It may not be much consolation to Gautam Adani, but he is not the first “national champion” to be brought low by having his accounting practices questioned on the world stage. As much as the rise of India’s (ex-)richest man was meteoric, it pales in comparison to the rise of Chinese businesses in the 2000s. With an incredible sustained double-digit growth rate after the opening of its economy under Deng Xiaoping, the new millennium marked the point when cash-rich Chinese companies went global, buying up companies in other countries as a way to expand their footprint.
The problem was that Chinese companies operated in a very different business environment at home than what they found abroad. Most of the major Chinese companies were – and continue to be – either state-owned or state-linked. Part of this is crudely political, as the Communist Party of China exercises control and makes sure that the top managers of such companies are Party operatives, or at least Party affiliated. Another part of it is the economic conditions that this political control has created. Since banks in China are mostly state-run, and the Party sets the agenda of development, a state-owned (or linked) firm, often has an insight into the direction of where the state will want investment to flow, and the banks are encouraged to lend in that direction.
This is not so much a state-run economy as a state-directed one; with permits, financing, and business combining into a “whole of society” approach to development. Unfortunately, to an external observer, it all looks like a great deal of insider trading. And, of course, it comes with its own risks. For example, there is the real estate crisis in China, where huge unfinished, unaffordable, or merely empty “ghost cities” have created a massive strain on the Chinese economy. (As Vivek Kaul explains, we have “ghost structures” too, even if at a smaller level.)
These ghost cities were built by companies because it was what the government indicated. They were financed by loans made easy because the banks also knew that this is what the government wanted. Now, because they are overpriced, and Chinese incomes have not achieved the targets that the state might have wanted, they are a headache for real estate companies, banks, and China.
A decade ago, there were only a few murmurs of caution about problematic business decisions and accounting issues in China, usually only within the domain of experts. The problems only came into clear focus when China’s “national champions” went to town by buying abroad. It was part of China’s great coming out parade. The problem was that they were just not used to operating in a more sceptical environment. No government was giving them the nod, and no state direction would ease the way. In fact, in the states that they now invested in, the regulatory institutions were far more likely to ask questions instead, and it did not really matter if your CEO was a bigwig in the government, or their son or daughter.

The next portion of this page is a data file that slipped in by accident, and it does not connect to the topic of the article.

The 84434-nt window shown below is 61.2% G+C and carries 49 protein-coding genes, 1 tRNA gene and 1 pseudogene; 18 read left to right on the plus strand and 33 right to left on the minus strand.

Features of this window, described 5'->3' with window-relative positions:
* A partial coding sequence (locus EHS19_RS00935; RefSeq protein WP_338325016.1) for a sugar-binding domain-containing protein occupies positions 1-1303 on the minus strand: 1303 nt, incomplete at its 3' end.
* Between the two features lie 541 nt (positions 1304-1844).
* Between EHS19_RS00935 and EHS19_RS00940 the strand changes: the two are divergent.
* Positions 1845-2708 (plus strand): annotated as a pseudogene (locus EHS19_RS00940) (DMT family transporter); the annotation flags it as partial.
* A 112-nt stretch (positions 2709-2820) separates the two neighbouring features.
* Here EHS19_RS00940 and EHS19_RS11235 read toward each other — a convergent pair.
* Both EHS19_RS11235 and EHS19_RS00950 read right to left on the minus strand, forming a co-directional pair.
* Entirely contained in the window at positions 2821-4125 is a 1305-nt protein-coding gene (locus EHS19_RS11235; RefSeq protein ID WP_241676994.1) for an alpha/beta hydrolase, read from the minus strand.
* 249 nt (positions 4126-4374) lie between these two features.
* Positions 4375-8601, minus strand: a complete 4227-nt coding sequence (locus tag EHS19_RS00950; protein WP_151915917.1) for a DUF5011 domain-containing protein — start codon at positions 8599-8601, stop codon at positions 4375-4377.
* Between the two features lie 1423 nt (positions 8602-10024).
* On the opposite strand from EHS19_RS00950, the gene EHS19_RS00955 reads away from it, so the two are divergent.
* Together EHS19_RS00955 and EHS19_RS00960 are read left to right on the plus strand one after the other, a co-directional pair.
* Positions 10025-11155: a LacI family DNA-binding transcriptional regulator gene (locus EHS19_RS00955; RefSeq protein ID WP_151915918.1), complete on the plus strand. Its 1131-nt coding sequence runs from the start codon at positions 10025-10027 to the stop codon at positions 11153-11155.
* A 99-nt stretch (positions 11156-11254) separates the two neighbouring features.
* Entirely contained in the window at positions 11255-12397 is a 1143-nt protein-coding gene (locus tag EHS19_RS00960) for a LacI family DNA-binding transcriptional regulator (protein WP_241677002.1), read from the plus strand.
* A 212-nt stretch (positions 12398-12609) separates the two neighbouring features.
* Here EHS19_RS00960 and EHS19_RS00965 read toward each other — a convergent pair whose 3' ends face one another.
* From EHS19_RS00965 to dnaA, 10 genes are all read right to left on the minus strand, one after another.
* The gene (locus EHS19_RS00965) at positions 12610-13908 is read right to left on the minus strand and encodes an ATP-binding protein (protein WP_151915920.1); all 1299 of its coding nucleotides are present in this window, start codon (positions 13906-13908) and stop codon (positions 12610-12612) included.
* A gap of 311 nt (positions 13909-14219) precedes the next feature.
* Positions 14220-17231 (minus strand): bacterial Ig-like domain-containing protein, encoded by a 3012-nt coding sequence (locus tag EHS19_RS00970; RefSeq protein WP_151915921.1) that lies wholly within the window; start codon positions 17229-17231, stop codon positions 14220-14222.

As David Shambaugh documents in China Goes Global, “In 2010 the US Securities and Exchange Commission (SEC) launched an investigation into the accounting practices of Chinese firms that had tried to list in the United States, and found at least twenty-five had fraudulent accounting in their filings.” Many companies delisted in 2011, buying back their stock.
What this exposed, though, was not really the companies themselves, but the business environment in China. As Shambaugh drily notes, “Transparency and corporate governance are not exactly attributes associated with Chinese companies, whose decision-making processes are usually opaque, whose business practices are frequently corrupt, and whose accounting procedures are often fraudulent.”
The humiliation of Chinese companies, as China’s “national champions” was also seen as a humiliation of the country, because of what it revealed about the nature of its regulatory institutions. In the defence mounted by Adani, he has described the Hindenburg report as an attack not just on Adani, but on India as a whole. One hopes he is not drawing a similar parallel.
Omair Ahmad is an author and journalist.